The Dow posted triple digit gains Wednesday, turbocharged by tech stocks like Microsoft and IBM. As Fred Katayama reports, the S&P 500 closed above 2800 for the first time.
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SAN FRANCISCO — Microsoft continues to ride high on the strength of cloud-based computing, announcing adjusted earnings Wednesday that beat analyst expectations thanks to a 25% jump in sales associated with Office365 and cloud services.
But factoring in a one-time accounting charge of $13.8 billion related to the Trump administration’s new tax bill targeting corporate cash held overseas, Microsoft reported a loss of $0.82 per share.
Leading the way in the quarter was Microsoft’s $9 billion productivity and business processes segment, which includes Microsoft Office, the Office365 cloud suite and LinkedIn. Its cloud services and storage business, which includes server software and Azure, grew 15% year over year to $7.8 billion.
The main stagnant spot remains the company’s Surface computers, whose sales grew just 1% in the past quarter. Microsoft has struggled with its hardware ventures, which include failed attempts at entering the smartphone market. Its most unique and promising device, the HoloLens augmented-reality goggle, remains expensive and unavailable to mainstream consumers. The personal computing segment inched up 2% to $12.2 billion.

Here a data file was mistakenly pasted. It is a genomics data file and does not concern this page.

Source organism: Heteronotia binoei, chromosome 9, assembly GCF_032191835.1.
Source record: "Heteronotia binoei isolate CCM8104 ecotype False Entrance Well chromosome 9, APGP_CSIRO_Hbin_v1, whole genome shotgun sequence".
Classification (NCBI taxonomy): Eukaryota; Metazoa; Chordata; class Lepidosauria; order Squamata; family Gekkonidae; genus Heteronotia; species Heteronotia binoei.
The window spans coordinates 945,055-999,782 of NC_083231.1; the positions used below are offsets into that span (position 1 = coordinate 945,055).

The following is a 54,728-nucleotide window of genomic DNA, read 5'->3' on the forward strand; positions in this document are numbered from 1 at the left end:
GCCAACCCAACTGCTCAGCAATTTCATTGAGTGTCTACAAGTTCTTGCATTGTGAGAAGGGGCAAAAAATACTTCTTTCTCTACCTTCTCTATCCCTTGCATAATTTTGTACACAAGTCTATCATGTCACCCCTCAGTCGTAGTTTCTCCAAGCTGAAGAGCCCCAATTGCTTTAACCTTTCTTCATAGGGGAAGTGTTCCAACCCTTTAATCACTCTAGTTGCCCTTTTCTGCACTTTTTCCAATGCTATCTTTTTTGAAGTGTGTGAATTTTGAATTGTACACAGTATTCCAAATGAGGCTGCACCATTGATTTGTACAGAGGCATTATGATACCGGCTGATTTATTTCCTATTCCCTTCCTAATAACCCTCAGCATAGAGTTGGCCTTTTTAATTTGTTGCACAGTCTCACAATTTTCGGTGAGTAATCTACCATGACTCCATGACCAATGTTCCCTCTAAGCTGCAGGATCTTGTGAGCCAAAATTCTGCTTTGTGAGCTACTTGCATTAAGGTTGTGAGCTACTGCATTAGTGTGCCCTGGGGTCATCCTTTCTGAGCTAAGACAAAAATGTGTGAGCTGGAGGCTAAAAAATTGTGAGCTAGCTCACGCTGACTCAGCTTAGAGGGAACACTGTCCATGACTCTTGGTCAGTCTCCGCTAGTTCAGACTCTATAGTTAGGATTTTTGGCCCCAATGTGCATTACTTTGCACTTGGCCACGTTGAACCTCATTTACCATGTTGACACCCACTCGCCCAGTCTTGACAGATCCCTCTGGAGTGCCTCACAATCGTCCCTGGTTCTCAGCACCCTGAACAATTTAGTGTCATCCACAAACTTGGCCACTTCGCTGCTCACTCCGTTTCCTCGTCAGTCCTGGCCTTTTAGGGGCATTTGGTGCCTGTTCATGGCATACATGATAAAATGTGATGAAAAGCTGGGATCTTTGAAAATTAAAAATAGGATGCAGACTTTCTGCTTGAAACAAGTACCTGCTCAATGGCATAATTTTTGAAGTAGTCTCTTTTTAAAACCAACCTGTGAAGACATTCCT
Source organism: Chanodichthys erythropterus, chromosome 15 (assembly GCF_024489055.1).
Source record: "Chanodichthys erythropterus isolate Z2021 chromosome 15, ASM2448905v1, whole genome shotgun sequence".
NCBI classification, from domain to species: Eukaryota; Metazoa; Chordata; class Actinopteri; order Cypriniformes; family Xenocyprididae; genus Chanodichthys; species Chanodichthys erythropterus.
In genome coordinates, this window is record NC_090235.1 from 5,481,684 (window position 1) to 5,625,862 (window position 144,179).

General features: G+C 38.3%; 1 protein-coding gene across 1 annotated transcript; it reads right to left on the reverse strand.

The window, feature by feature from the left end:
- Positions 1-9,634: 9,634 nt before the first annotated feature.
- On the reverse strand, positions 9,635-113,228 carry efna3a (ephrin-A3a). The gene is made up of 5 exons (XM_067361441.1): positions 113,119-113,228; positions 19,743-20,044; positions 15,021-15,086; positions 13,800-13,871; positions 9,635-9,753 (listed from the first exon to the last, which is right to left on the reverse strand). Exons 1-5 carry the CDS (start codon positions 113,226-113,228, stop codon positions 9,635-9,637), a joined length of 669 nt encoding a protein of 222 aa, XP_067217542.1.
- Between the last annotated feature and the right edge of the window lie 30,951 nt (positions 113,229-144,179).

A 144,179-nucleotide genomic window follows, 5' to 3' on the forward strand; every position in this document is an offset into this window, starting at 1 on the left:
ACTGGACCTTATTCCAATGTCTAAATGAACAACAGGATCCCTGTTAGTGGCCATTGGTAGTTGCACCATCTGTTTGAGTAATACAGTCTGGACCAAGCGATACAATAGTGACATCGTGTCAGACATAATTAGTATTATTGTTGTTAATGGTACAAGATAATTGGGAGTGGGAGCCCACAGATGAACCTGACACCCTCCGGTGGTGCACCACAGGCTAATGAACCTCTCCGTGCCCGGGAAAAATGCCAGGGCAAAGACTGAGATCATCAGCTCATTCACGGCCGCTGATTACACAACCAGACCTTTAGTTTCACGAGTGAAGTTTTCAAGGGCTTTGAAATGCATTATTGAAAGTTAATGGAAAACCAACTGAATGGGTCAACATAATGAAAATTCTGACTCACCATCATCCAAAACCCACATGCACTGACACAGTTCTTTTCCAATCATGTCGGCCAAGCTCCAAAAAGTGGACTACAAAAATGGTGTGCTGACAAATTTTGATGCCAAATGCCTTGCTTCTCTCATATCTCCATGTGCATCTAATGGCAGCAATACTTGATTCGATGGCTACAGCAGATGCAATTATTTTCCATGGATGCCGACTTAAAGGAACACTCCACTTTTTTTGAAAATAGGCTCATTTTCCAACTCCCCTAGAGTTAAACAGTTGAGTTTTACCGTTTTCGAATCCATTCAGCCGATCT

But analysts focusing on CEO Satya Nadella’s cloud-obsessed tactic were buoyed by the quarter.
“Microsoft continues to be a pillar of strength on the cloud front, and the Azure growth story is still in the early innings,” says Daniel Ives, chief strategy officer at GBH Insights. “The company has become a model of consistency.”
This is the 10th-straight earnings beat for Microsoft, whose market cap recently topped $730 billion. Under Nadella, who took over in 2014, Microsoft’s stock price has nearly tripled to $95. Last quarter, Microsoft announced that it had met its goal of hitting a $20 billion annualized run rate for its commercial cloud-computing business.
Microsoft (MSFT) shares closed up 2.4% at $95.01 but was flat after hours.
Prior to a post-earnings call Wednesday with analysts, Nadella has not yet commented on what it will do with an estimated $130 billion in overseas cash. Like other U.S. companies, notably rival Apple, Microsoft can take advantage of a one-year window that lowers the tax rate on such profits to 15.5%. That’s less than the 21% tax rate on corporate profits under the new law, itself a drop from the 35% prior rate.
Experts say companies can consider buying back shares, paying off debt or spending on new research-and-development initiatives with savings from paying taxes at the lower rate.
Some of the biggest names in tech — including Alphabet, Oracle and Cisco — are expected to take advantage of the opportunity, following Apple’s recent announcement that it would pay a $38 billion tax bill to bring home $250 billion.
Adjusted for the tax charge, Microsoft reported 96 cents per share on $28.9 billion in revenue, topping analyst expectations of 87 cents per share on $28.4 billion revenue, according to S&P Global Market Intelligence.
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